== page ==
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New Cancer Therapy by Immunomanipulation: Development of Immunotherapy for Human Melanoma as a Model System

Kawakami, Yutaka M.D.

Proceedings of the Fourth Annual Meeting of Kyoto Cornea Club, Kyoto, Japan, December 4-5, 1998: Invited Lectures

Purpose and Methods. T cells play an important role in in vivo rejection of human melanoma. Human melanoma antigens recognized by autologous T cells were identified. These antigens are classified as tissue (melanocyte)-specific proteins, cancer-testis antigens (proteins expressed in normal testis and various cancers), tumor-specific peptides derived from mutations in tumor cells, and others.

Results. A variety of mechanisms generating T cell epitopes on tumor cells were discovered. Various clinical observations, including tumor regression observed in adoptive transfer of gp100-reactive T cells suggest that these identified melanoma peptides may function as tumor rejection antigens. Immunodominant common epitopes that could expand melanoma-reactive cytotoxic T lymphocytes (CTLs) in vitro were found in the MART-1 and gp100 antigens. New immunization protocols-including immunization with peptides, recombinant viruses, plasmid DNAs, and dendritic cells pulsed with peptides as well as adoptive transfer of in vitro-generated CTLs by stimulation with antigenic peptides-were developed (phase I clinical trials have been performed in the Surgery Branch of the National Cancer Institute, Bethesda, MD, U.S.A.). Immunization with the gp100209(210M) peptide that was modified to have high HLA-A2 binding affinity, along with incomplete Freund's adjuvant and interleukin (IL)-2, resulted in a 42% response rate in patients with melanoma.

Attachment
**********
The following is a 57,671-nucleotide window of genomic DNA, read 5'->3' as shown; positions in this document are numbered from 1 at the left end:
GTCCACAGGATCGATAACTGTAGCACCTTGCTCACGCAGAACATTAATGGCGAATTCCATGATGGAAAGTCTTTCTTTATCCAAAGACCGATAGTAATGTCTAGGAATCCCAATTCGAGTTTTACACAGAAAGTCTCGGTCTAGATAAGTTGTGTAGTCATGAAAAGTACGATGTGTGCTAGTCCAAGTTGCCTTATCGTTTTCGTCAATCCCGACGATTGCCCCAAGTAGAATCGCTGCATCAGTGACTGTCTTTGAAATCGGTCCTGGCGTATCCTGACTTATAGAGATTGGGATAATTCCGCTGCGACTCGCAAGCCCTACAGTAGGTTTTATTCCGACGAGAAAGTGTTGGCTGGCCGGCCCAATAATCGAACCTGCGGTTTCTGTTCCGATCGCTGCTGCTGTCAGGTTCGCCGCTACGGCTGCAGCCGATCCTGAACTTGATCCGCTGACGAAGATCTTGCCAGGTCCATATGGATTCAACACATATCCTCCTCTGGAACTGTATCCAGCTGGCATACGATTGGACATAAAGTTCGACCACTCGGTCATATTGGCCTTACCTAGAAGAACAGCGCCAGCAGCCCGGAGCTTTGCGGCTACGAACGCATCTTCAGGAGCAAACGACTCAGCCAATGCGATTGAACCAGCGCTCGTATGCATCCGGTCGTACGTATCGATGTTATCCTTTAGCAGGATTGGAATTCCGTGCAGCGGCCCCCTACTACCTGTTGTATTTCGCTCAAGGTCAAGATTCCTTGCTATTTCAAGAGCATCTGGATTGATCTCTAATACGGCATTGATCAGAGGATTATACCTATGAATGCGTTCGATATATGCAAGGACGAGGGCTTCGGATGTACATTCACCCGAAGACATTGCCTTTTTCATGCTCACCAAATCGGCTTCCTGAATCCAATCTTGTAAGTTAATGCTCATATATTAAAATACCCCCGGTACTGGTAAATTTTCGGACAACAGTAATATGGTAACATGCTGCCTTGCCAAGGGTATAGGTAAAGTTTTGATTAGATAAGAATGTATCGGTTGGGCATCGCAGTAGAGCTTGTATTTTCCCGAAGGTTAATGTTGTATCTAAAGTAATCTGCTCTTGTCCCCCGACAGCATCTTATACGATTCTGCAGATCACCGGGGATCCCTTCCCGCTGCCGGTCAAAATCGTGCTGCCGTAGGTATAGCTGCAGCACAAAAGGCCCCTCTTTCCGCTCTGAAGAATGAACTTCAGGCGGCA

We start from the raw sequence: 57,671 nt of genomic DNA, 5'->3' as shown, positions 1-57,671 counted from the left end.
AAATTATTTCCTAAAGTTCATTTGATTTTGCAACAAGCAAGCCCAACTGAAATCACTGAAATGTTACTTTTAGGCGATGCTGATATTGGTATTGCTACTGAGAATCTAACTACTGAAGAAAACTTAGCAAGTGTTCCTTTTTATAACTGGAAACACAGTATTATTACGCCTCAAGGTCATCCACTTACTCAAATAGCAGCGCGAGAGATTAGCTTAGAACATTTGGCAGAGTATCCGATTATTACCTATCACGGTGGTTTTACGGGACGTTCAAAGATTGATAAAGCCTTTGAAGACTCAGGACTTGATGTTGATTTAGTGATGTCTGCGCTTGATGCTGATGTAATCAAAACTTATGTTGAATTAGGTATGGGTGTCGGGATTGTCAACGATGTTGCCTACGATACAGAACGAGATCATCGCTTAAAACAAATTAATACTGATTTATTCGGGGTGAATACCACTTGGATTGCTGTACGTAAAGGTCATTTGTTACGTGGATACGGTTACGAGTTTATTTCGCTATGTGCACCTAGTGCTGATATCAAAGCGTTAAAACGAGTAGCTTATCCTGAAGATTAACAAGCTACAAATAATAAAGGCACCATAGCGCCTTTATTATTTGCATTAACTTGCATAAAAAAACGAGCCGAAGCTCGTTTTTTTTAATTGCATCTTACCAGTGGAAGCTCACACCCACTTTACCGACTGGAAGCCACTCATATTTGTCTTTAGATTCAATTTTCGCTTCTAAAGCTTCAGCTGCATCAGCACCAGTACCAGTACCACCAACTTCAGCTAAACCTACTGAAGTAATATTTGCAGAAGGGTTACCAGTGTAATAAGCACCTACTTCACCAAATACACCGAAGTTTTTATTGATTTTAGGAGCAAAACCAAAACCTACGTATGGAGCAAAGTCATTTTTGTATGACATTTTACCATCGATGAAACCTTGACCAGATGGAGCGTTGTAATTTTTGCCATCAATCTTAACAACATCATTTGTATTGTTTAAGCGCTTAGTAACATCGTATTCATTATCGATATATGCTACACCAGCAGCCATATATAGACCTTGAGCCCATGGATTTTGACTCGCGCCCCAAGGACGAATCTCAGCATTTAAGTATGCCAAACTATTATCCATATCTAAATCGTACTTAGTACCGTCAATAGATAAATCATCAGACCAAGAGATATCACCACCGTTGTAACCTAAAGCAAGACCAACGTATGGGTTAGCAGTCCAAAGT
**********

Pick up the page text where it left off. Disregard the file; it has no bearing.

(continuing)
Conclusion. These immunotherapies need further improvement due to the mechanisms of tumor escape from T cell responses.

From the Division of Cellular Signaling, Institute for Advanced Medical Research, Keio University School of Medicine, Tokyo, Japan.

Address correspondence and reprint requests to Dr. Y. Kawakami, Division of Cellular Signaling, Institute for Advanced Medical Research, Keio University School of Medicine, 35 Shinanomachi, Shinjuku-ku, Tokyo 160-8582, Japan. E-mail:

© 2000 Lippincott Williams & Wilkins, Inc.